Making sure your consent procedure is correct and up-to-date before conducting research is essential to good human rights documentation practice. Victims of human rights violations need to have a clear understanding of what the research is for, what will happen to their information, and what their rights are during and after the interview. Doing so provides necessary protection for both the interviewer’s organization and the research participant. It may also be important if the data is to be shared with third parties in the future. Here are 9 things to consider when developing an informed consent procedure.
1. Identity of documenter and organization
Interviewers and documenters should identify themselves and the organizations they work for. Explain the role of your organization and information about any affiliations the organization may have, such as with a government, religious group, legal body or international organization. This will allow the participant to assess the credibility of the documenter and the organization they represent.
2. Purpose of documentation
Tell the participant the purpose of the interview. Explain clearly the procedure for obtaining the testimony and how the information will be used. This will allow the participant to understand what they will be required to share with the documenter. In the future, if the testimony is to be used in a different way from the original purpose, updated informed consent should be obtained.
3. Access to information
Tell the participant who will be using and accessing the information (including any third parties), as well as how the information will be stored. Also be sure to inform the participant of how the information will be used: whether in organization reports, investigation or judicial processes, advocacy materials, in United Nations submissions or in other ways.
4. Risks and benefits of participation
The interviewee must understand potential risks and benefits of participating in the interview. The interviewer should create a comfortable, non-threatening environment and allow the interviewee to have time to understand and ask questions about any risks to taking part. The positive contributions the participants will make to the research should also be made clear.
The participants should provide all information voluntarily. In situations where financial compensation is given for participation (eg. the cost of transport or a meal), take care to assess whether this serves as an indirect form of enforcement.
The participants should know they can refuse to participate in the interview or stop at any time during the interview. If they choose not to participate or stop during the interview, this should not affect any financial compensation they have been promised. Nor should it affect their relationship with the interviewing organization.
6. Follow-up information
Participants should be made aware that they can contact the documenter or the organization after the interview to ask any questions they may have regarding the use of the information, changes to the information they submitted, or withdrawal of consent to participate.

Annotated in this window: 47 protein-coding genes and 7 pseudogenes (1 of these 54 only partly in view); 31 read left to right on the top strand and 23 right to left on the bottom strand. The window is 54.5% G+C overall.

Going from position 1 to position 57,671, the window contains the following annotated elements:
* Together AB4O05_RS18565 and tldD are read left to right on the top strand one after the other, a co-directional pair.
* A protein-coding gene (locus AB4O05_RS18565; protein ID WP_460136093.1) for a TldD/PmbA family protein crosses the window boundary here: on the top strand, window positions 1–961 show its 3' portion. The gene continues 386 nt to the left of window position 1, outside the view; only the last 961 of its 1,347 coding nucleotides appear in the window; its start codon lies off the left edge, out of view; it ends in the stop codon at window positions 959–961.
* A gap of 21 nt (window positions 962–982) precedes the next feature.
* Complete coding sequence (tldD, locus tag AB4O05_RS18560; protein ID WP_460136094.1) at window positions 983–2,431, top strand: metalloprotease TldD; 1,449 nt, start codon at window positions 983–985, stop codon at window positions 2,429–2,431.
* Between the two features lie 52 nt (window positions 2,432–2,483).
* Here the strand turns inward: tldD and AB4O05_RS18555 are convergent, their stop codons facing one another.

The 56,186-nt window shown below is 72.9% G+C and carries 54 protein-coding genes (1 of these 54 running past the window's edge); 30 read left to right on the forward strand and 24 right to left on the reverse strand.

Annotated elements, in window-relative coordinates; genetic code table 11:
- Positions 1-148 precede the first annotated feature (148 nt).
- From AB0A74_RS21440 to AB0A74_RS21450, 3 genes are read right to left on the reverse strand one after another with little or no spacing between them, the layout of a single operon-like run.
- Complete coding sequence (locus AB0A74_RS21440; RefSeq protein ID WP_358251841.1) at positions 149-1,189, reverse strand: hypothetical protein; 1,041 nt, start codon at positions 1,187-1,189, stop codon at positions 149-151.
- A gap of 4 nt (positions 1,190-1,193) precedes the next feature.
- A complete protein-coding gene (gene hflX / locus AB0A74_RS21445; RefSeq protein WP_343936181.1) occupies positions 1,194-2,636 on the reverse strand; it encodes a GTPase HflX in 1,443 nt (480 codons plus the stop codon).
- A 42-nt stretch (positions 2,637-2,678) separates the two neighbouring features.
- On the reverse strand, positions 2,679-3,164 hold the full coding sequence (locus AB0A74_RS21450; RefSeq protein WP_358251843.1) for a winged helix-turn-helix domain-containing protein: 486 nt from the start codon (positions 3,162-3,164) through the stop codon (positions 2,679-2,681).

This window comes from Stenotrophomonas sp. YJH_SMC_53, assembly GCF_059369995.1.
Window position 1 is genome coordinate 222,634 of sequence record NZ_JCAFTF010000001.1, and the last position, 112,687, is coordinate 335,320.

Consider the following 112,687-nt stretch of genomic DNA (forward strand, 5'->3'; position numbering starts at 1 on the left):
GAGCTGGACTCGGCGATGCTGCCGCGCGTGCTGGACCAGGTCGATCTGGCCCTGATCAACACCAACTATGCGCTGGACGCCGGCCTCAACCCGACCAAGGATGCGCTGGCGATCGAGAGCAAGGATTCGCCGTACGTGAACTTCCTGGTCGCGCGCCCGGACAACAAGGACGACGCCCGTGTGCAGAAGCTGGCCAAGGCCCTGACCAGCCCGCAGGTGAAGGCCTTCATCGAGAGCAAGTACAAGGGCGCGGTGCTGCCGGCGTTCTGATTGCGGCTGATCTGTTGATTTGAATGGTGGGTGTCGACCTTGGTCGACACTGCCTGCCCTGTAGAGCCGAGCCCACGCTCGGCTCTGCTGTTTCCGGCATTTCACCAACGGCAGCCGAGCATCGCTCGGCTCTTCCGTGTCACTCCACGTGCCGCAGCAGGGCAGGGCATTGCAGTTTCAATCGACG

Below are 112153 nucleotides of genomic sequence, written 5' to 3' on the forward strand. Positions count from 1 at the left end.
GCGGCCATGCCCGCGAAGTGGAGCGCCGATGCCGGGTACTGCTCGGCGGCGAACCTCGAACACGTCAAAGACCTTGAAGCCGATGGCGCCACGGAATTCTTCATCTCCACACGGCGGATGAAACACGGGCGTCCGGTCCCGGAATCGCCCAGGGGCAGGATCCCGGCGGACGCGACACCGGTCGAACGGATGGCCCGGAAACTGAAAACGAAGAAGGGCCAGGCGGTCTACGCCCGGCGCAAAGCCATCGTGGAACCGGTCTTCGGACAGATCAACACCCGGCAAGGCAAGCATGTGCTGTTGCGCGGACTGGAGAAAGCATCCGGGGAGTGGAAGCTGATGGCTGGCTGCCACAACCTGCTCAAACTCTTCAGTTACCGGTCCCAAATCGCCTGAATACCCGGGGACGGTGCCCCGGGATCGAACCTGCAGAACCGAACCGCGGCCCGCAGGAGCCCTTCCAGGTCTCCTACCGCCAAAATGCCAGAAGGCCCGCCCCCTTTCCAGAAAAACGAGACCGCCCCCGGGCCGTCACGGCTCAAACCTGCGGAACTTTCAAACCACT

Inform participants about any ways the information may be shared with or used by third parties. Ensure compliance with any national data protection laws, and inform the participants about how personally identifiable data (PID), such as names, is collected and stored.
8. Methods of Obtaining Informed Consent
Informed consent can be obtained by oral consent or written consent (a signed consent form), depending on what is appropriate for the local context. When you obtain written consent, make sure the participants have enough time to read and understand the content, and to ask any questions they may have. Oral consent may be preferable for subjects who are illiterate. Oral consent could be recorded either on video or audio, with the permission of the participants. You should ensure the signed documents are kept in a safe place such as an office safe or lockable cabinet.
9. Interviewing Specific Groups
When interviewing individuals who have not reached the age of a legal adult in that country, informed consent should be obtained from a legally authorized representative or parent.
These are 9 things to keep in mind when developing an informed consent procedure. Please remember, this list should be tailored or expanded depending on your context and the circumstances of your participants. If possible, seek the advice of a legal professional on your consent procedure and ensure to revise it on a regular basis to make any necessary changes. For more detailed information on designing a consent form and a consent procedure, see the links to additional resources.
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OHCHR, “Human Rights Indicators: A Guide to Measurement and Implementation” https://www.ohchr.org/Documents/Publications/Human_rights_indicators_en.pdf
PILPG, HRD Toolkit Consortium. 2016. “Broadly Accepted Practices in Human Rights Documentation: Informed Consent.” (currently unavailable online)
Federica D’ Alessandra, Sander Couch. n.d. “Handbook on Civil Society Documentation of Serious Human Rights Violations.” Public International Law & Policy Group (PILPG). https://www.vu.nl/nl/Images/PILPG_Handbook_on_Civil_Society_Documentation_of_Serious_Human_Rights_Violations_Sept_2016_tcm289-785328.pdf.
Karyn Kaplan. 2009. “Human Rights Documentation and Advocacy: A Guide for Organizations of People Who Use Drugs.” Open society institute. https://www.opensocietyfoundations.org/publications/human-rights-documentation-and-advocacy-guide-organizations-people-who-use-drugs.
United Kingdom: foreign and commonwealth office. 2014. “International Protocol on the Documentation and Investigation of Sexual Violence in Conflict.” https://www.gov.uk/government/uploads/system/uploads/attachment_data/file/319054/PSVI_protocol_web.pdf.
Last Updated: September 13, 2018.